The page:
Brad Pistotnik Law
Abogado El Toro

Will Self-Driving Cars Make the Roads Safer?

Will Self-Driving Cars Make the Roads Safer?

Will self-driving cars make driving safer? What are the risks associated with autonomous automobiles on American roads? No longer science fiction, self-driving vehicles are poised to enter mainstream traffic in the next few years. By 2025, it is estimated that fully automated safety features, highway autopilot, self-parking, and many other automated features will become standard on many automobiles. Currently, one fatality is recorded for every 100 million miles driven in the United States. In order for autonomous vehicles to make the roads safer, they would need to reduce this rate and the fact is that no one currently knows whether self-driving cars can achieve that.

Tesla, Waymo, Google, Ford, and many others are currently working on viable autonomous vehicle designs. There are currently six classification levels of autonomy given to these self-driving cars. Level 0 involves no autonomous capabilities. Level 1 offers advanced driver assistance to help with braking and steering. Level 2 can control braking, steering, and acceleration simultaneously while the driver monitors operations. Level 3 automation can perform all driving tasks in limited circumstances but the driver must remain prepared to take over from the system upon request. Level 4 and Level 5 systems can take over all driving functions and do not require any assistance from the driver for vehicle operation.

Recent data shows that completely self-driving cars may not be safer than vehicles that rely on a combination of Artificial Intelligence and human brainpower. Even as Tesla, Uber, and others aim towards fully autonomous vehicles, others are considering marrying the best of the human brain with the reliability of computerized control.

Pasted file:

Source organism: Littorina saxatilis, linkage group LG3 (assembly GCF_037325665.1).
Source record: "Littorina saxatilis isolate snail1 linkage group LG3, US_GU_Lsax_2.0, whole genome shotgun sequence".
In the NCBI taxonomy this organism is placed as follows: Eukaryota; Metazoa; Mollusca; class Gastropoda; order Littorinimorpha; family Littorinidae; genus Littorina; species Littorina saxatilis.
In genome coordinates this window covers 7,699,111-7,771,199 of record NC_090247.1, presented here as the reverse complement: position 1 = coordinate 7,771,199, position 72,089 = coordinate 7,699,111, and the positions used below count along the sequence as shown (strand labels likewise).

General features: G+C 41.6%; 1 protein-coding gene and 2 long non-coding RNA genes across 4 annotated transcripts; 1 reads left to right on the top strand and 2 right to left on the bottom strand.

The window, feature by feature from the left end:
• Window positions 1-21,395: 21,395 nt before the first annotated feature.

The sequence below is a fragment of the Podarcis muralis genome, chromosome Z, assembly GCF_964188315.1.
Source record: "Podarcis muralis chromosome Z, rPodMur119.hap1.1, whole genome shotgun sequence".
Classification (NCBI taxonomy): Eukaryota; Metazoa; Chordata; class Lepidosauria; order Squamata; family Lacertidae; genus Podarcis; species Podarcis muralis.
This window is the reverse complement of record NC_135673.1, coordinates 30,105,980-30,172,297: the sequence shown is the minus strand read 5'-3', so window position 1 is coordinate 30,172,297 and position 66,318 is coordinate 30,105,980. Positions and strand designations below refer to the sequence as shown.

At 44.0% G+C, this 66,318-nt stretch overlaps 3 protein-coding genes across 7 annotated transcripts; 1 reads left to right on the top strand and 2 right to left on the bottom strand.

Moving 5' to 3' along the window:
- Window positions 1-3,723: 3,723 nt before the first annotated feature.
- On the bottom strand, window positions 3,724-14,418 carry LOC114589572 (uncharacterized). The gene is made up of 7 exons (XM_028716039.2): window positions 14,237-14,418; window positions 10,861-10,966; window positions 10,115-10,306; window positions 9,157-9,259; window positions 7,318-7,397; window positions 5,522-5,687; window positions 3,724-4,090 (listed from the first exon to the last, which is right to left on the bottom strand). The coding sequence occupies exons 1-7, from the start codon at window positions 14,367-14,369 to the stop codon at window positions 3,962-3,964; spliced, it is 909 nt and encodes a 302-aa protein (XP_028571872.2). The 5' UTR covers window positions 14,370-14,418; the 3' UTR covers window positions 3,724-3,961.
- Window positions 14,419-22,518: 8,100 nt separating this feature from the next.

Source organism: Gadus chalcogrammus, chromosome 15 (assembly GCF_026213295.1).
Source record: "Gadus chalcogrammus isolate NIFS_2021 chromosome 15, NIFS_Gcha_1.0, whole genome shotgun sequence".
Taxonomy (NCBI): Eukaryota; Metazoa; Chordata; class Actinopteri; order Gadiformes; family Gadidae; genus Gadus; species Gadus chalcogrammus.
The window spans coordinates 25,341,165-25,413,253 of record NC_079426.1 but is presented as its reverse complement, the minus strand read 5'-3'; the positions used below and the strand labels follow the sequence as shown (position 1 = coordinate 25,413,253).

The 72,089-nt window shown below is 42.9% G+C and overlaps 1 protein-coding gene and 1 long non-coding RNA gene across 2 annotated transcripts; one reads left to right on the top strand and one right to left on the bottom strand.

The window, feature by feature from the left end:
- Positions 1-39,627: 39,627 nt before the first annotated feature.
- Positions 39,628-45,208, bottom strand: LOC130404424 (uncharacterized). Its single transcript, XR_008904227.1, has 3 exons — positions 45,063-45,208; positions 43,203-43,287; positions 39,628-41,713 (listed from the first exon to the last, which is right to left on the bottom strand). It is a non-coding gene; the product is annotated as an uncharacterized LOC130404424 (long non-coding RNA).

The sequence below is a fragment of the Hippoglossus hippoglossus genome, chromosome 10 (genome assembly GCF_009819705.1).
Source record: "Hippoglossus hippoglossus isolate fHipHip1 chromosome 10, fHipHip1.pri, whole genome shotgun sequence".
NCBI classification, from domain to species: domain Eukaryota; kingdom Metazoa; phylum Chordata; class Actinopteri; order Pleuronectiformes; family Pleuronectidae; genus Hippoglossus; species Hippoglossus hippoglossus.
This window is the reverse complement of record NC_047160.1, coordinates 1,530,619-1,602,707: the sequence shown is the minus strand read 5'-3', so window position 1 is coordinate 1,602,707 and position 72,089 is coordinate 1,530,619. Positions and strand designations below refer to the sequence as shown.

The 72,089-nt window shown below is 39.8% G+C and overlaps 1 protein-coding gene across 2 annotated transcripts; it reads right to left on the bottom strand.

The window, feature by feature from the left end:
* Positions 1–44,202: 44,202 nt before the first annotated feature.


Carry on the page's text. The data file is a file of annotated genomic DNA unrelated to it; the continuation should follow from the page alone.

The jury is still out as to whether self-driving cars can ever be fully autonomous. In fact, disengagement data indicates that the combination of AI and human brainpower is the only safe solution. Disengagement can occur when the vehicle swerves, encounters an object or sign it is unfamiliar with, when the vehicle becomes uncertain of location, etc.

Disengagement rates are declining for many autonomous vehicles. However, they remain high enough to cause concern, and some show alarmingly high rates. For instance, the GM Cruise recorded 86 disengagements at a rate of one for every 5,205 miles. Companies such as Zoox recorded .5 disengagements per 1,000 miles, while had .98 per 1,000 miles. At the high end, Apple's "Project Titan" recorded 6,951 disengagements with just 79,745 miles driven. That is an alarming rate of 1.15 miles per disengagement.

Call in the Bull when you have a car accident with self-driving cars. Our attorneys represent clients pursuing accident claims in Kansas, Nebraska, Missouri, Illinois, Oklahoma, and Texas. You can call us at 1-800-241-BRAD, or call us on our local line at 316-684-4400 to speak with an attorney. You can reach Brad Pistotnik on his cell at 316-706-5020. You can call Tony Atterbury on his cell at 316-617-9237. You can call from Western Kansas at 620-THE-BULL to discuss your options following a collision with an autonomous automobile.